As with other types of suborbital target vehicles, Couture continued, the customer defines the test requirements, then Northrop Grumman designs a target that can simulate the desired cruise missile behavior. “Over the last 20 years,” he enthused, “we’ve evolved the GQM-163A from a straight-flying target with essentially no maneuvers to now not only a high-diving variant but also a target that can perform high-G turns, either in azimuth (side to side) or elevation (pitching up and down). We’ve also added spiral maneuvers, payloads with different radar cross sections, and electronic countermeasures to challenge Navy shipboard electronic and kinetic defense systems.”
Rocket Testing With Precision
Using mission simulations, Northrop Grumman produces and rigorously tests all Coyote target vehicles in Chandler, AZ. The targets are stored in Navy storage facilities, then moved to a Navy test site about a month or two before a system test.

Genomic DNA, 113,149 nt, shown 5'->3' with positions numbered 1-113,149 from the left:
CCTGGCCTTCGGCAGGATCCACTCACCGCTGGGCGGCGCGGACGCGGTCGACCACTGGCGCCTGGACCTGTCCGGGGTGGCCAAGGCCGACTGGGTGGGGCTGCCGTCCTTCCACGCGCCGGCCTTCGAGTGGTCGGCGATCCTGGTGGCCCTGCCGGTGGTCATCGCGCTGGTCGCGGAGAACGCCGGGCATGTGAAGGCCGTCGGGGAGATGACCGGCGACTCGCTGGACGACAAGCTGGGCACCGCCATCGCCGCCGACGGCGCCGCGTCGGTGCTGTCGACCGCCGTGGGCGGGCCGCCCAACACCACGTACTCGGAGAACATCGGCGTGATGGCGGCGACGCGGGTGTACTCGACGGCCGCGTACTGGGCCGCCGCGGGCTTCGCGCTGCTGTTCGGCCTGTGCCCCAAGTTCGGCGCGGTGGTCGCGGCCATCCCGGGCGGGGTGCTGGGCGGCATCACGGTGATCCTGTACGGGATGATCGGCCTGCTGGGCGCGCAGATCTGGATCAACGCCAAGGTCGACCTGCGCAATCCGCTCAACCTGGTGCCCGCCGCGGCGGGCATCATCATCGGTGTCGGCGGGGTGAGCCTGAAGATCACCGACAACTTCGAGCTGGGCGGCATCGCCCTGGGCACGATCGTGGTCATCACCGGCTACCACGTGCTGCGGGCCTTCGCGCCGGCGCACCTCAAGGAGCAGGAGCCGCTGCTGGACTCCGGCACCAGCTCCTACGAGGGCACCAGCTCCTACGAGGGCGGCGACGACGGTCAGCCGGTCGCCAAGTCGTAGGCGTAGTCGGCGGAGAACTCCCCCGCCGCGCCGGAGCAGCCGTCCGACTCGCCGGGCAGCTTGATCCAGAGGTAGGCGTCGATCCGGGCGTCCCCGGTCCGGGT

“At the test site, we load the target with the required flight trajectories, put on a steel or ceramic radome depending on how we want it to appear to shipboard radar — smaller for steel, larger for ceramic — then integrate any payloads on the rocket,” said Couture.
He explained that Northrop Grumman’s role during an actual test is to launch the target vehicle, then monitor its performance throughout the test. A typical test involves flying the target vehicle very close to the bow or stern of the ship.
Northrop Grumman participates in about 10 GQM-163A tests per year at Navy test ranges around the world including San Nicholas Island, California; Kauai, Hawaii; Wallops Island, Virginia; White Sands, New Mexico and the Hebrides archipelago off the coast of Scotland.
Protecting the Peace
At the end of the day, the targets business helps to ensure that U.S. missile defense systems are as effective as they can be.
“The work we do is not as glamorous as those space launch scenes from Hollywood,” Rallison admitted, “but it’s just as difficult, just as innovative and helps us all sleep a little bit better.”